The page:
Prime Angst: The Ricochet Effect

We’ve been reading woeful articles about the subprime mortgage mess for more than a year now, but it was just the prelude to a much larger global disaster. As New Yorker columnist James Surowiecki put it in April, “The subprime crisis was an earthquake that caused a tsunami: The quake has done plenty of damage on its own, but the tsunami looks set to do even more.”

The U.S. is already in the throes not just of the subprime crisis but a related, and scarier, “prime crisis,” in which borrowers with good credit and traditional, 30-year fixed-rate mortgages — and even people who own their homes outright — are also feeling the pinch.

The crisis started when lending institutions began taking risks predicated on the belief that housing prices would continue rising. They made loans at higher-than-standard rates — often with enticingly low “teaser” rates that jumped up after a couple of years — to people with poor credit, then bundled these loans into mortgage-backed securities, which they sold to investment banks. Banks packaged them with higher-rated bonds into collateralized debt obligations (CDOs) and sold them to hedge funds, which borrowed money using the CDOs as collateral.

This created above-average profits for everyone as long as housing prices rose. But when subprime borrowers started defaulting on their loans, prices fell. So did the value of CDOs, and lending institutions started calling in their loans. Capital valuations plummeted. The ramifications for Main Street consumers are now a familiar litany: layoffs, bankruptcies, foreclosures. Nearly 3 million U.S. homeowners (6 percent) were behind on their payments in the fourth quarter of 2008, and more than a million more (a record 2 percent of loans) were in foreclosure. And don’t think the worst is over: “We don’t expect to see a peak in delinquency rates and foreclosures until mid to late 2008,” Doug Duncan, the chief economist of the Mortgage Bankers Association, told USA Today in March.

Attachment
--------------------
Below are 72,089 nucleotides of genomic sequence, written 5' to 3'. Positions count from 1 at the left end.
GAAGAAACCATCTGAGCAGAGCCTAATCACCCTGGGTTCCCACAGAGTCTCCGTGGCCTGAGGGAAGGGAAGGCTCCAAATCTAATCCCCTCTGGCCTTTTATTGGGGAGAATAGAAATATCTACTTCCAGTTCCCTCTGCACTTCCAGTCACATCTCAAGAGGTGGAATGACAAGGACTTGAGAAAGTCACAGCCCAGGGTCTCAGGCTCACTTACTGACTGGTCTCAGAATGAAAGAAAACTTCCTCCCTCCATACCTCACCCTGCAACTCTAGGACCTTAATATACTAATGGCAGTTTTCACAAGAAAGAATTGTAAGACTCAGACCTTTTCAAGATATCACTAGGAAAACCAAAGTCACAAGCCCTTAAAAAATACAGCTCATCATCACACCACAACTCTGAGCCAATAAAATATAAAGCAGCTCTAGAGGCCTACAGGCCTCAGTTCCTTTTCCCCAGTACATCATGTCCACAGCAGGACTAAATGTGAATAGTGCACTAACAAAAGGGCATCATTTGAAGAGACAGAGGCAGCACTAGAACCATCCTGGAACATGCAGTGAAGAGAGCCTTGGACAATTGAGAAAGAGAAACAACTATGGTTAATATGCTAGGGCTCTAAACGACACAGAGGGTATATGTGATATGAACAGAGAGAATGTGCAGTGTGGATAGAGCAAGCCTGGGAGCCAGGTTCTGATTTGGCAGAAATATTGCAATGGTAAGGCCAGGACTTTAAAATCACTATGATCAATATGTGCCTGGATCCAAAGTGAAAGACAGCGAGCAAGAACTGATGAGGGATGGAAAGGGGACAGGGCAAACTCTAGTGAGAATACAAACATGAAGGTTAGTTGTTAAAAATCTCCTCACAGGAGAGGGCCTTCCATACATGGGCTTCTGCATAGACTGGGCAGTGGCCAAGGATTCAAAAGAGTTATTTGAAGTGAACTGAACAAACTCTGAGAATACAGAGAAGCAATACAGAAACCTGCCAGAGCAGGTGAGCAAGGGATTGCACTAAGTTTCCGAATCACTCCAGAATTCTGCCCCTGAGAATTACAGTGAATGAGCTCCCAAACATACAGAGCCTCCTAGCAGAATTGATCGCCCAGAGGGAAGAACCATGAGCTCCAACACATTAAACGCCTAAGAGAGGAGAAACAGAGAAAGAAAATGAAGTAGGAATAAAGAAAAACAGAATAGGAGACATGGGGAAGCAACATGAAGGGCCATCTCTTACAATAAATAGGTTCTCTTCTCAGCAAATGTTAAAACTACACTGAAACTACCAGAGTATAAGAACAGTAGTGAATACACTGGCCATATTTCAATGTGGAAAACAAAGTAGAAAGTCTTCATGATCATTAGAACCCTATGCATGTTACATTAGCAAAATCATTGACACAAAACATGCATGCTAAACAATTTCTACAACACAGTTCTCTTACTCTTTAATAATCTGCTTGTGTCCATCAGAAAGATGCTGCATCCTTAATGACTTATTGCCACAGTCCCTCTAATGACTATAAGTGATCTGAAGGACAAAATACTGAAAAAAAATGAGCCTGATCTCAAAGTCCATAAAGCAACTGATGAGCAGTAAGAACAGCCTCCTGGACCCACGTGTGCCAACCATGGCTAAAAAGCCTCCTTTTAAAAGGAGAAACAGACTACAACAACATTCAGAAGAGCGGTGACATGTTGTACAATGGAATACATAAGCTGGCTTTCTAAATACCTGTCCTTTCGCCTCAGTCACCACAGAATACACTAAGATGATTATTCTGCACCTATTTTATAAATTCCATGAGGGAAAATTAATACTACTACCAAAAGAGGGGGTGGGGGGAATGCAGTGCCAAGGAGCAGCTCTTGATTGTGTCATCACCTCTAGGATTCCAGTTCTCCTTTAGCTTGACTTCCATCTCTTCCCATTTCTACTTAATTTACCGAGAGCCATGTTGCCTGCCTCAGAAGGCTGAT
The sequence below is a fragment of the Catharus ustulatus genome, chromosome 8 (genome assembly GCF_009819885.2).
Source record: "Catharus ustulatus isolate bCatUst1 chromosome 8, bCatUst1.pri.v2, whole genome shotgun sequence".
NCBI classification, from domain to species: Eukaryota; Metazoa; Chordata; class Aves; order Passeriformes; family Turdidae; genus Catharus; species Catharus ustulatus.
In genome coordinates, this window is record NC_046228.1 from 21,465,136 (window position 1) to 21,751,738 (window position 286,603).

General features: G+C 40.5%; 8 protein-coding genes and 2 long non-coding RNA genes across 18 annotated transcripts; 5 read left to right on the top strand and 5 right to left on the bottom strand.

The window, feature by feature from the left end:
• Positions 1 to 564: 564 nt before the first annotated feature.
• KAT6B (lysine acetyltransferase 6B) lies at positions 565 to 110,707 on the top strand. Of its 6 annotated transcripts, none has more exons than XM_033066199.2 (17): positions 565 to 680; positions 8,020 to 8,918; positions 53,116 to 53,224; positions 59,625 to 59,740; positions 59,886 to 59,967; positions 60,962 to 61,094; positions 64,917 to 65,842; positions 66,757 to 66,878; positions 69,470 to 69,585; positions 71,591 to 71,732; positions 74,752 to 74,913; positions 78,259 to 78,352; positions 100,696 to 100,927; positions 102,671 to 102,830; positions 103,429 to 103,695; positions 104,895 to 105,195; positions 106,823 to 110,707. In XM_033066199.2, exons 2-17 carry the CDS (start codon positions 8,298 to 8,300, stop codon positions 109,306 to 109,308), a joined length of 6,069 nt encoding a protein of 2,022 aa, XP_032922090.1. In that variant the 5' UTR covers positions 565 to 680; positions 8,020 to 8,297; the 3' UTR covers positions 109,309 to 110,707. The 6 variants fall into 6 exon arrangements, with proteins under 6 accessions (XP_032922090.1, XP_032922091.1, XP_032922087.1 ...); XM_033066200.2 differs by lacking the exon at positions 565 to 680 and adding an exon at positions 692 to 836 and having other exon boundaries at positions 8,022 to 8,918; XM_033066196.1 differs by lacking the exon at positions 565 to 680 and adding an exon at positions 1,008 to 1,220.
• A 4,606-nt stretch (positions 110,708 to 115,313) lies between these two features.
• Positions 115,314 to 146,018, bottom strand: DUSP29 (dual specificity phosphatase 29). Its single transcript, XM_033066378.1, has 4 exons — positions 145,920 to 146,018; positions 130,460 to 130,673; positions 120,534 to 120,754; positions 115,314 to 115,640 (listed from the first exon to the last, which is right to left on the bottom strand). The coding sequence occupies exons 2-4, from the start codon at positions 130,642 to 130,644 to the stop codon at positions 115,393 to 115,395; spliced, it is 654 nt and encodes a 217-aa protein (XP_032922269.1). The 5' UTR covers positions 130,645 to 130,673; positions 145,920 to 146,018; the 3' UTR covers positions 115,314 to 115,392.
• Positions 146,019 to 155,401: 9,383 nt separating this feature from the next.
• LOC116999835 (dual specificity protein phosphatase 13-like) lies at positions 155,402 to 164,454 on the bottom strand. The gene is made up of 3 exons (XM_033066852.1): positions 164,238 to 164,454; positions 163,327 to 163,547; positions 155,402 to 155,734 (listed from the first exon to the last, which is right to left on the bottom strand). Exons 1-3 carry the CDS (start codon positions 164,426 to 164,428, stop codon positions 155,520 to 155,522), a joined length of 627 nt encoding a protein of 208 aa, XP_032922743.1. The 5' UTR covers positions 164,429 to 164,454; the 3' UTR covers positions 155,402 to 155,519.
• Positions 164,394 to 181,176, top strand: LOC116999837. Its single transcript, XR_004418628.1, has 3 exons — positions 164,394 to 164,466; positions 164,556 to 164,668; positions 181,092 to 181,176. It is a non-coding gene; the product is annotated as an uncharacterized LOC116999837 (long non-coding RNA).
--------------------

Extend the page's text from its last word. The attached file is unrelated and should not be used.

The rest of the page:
I myself am a victim of the mortgage meltdown. My home has lost roughly 20 percent of its value since I purchased it 24 months ago, putting down 10 percent, which means I have negative equity in a house that now feels like a barn/big black hole (it’s both!). A few weeks ago I sat around a suburban dining room table with other fortysomethings, who spoke of deciding their children would take a “year off” from college because their home equity line (nonexistent or much reduced) couldn’t cover tuition. My unscientific poll of nine adults, ages 37 to 61, found that we were all planning on less apparel, limited summer air travel and “luxury only for milestones and rituals.” Even though we can still cobble together money for some indulgences, our prime angst means we’re battening down the hatches and saving.

We aren’t alone. Consumer confidence is plummeting. In April, the U.S. Commerce Department announced that consumer spending advanced by only 1 percent annualized in the first quarter of 2008, the weakest performance since 2001. Spending fell for cars, auto parts, furniture, food and recreation, a trend that will likely continue as costs soar. Add the dollar’s historic lows against the euro, British pound and the Canadian dollar, and the outlook is especially grim for travel and vacation spending.

Sobering as this is for consumers, it’s even more alarming to companies. A few industries may see sales increase. Farmers and producers of local goods could benefit as consumers shop closer to home. This is not a bad time to be selling low-cost, travel-free forms of entertainment.

But most marketers will have to be cannier to compete for an ever-shrinking piece of the spending pie. Which corporations and brands will be smart enough to thrive when consumers realize how much money they don’t have?

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